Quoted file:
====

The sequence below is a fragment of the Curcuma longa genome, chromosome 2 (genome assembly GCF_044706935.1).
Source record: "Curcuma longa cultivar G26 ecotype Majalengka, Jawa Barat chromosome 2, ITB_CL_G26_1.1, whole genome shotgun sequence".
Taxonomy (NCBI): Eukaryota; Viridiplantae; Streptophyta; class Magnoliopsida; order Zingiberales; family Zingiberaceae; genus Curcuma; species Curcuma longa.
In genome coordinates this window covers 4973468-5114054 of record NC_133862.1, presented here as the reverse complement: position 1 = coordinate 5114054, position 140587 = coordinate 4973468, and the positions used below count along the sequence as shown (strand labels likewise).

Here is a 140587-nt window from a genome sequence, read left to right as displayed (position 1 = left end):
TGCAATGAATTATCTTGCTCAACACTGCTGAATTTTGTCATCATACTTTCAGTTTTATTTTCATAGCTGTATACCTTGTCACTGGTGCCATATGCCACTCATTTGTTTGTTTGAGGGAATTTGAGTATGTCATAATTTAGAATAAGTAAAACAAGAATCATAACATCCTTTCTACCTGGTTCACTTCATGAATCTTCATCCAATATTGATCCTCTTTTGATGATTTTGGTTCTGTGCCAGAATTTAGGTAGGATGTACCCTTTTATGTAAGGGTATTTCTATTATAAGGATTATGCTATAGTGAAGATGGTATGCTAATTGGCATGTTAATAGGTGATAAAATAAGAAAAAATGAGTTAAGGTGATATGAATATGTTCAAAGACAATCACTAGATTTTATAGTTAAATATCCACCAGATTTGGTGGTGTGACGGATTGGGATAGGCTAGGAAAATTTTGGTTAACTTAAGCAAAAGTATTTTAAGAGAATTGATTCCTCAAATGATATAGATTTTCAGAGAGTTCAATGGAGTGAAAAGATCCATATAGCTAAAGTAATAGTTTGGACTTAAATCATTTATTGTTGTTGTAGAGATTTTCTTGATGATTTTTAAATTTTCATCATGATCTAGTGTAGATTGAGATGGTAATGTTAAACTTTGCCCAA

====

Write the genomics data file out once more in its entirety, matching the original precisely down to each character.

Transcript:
The sequence below is a fragment of the Curcuma longa genome, chromosome 2 (genome assembly GCF_044706935.1).
Source record: "Curcuma longa cultivar G26 ecotype Majalengka, Jawa Barat chromosome 2, ITB_CL_G26_1.1, whole genome shotgun sequence".
Taxonomy (NCBI): Eukaryota; Viridiplantae; Streptophyta; class Magnoliopsida; order Zingiberales; family Zingiberaceae; genus Curcuma; species Curcuma longa.
In genome coordinates this window covers 4973468-5114054 of record NC_133862.1, presented here as the reverse complement: position 1 = coordinate 5114054, position 140587 = coordinate 4973468, and the positions used below count along the sequence as shown (strand labels likewise).

Here is a 140587-nt window from a genome sequence, read left to right as displayed (position 1 = left end):
TGCAATGAATTATCTTGCTCAACACTGCTGAATTTTGTCATCATACTTTCAGTTTTATTTTCATAGCTGTATACCTTGTCACTGGTGCCATATGCCACTCATTTGTTTGTTTGAGGGAATTTGAGTATGTCATAATTTAGAATAAGTAAAACAAGAATCATAACATCCTTTCTACCTGGTTCACTTCATGAATCTTCATCCAATATTGATCCTCTTTTGATGATTTTGGTTCTGTGCCAGAATTTAGGTAGGATGTACCCTTTTATGTAAGGGTATTTCTATTATAAGGATTATGCTATAGTGAAGATGGTATGCTAATTGGCATGTTAATAGGTGATAAAATAAGAAAAAATGAGTTAAGGTGATATGAATATGTTCAAAGACAATCACTAGATTTTATAGTTAAATATCCACCAGATTTGGTGGTGTGACGGATTGGGATAGGCTAGGAAAATTTTGGTTAACTTAAGCAAAAGTATTTTAAGAGAATTGATTCCTCAAATGATATAGATTTTCAGAGAGTTCAATGGAGTGAAAAGATCCATATAGCTAAAGTAATAGTTTGGACTTAAATCATTTATTGTTGTTGTAGAGATTTTCTTGATGATTTTTAAATTTTCATCATGATCTAGTGTAGATTGAGATGGTAATGTTAAACTTTGCCCAA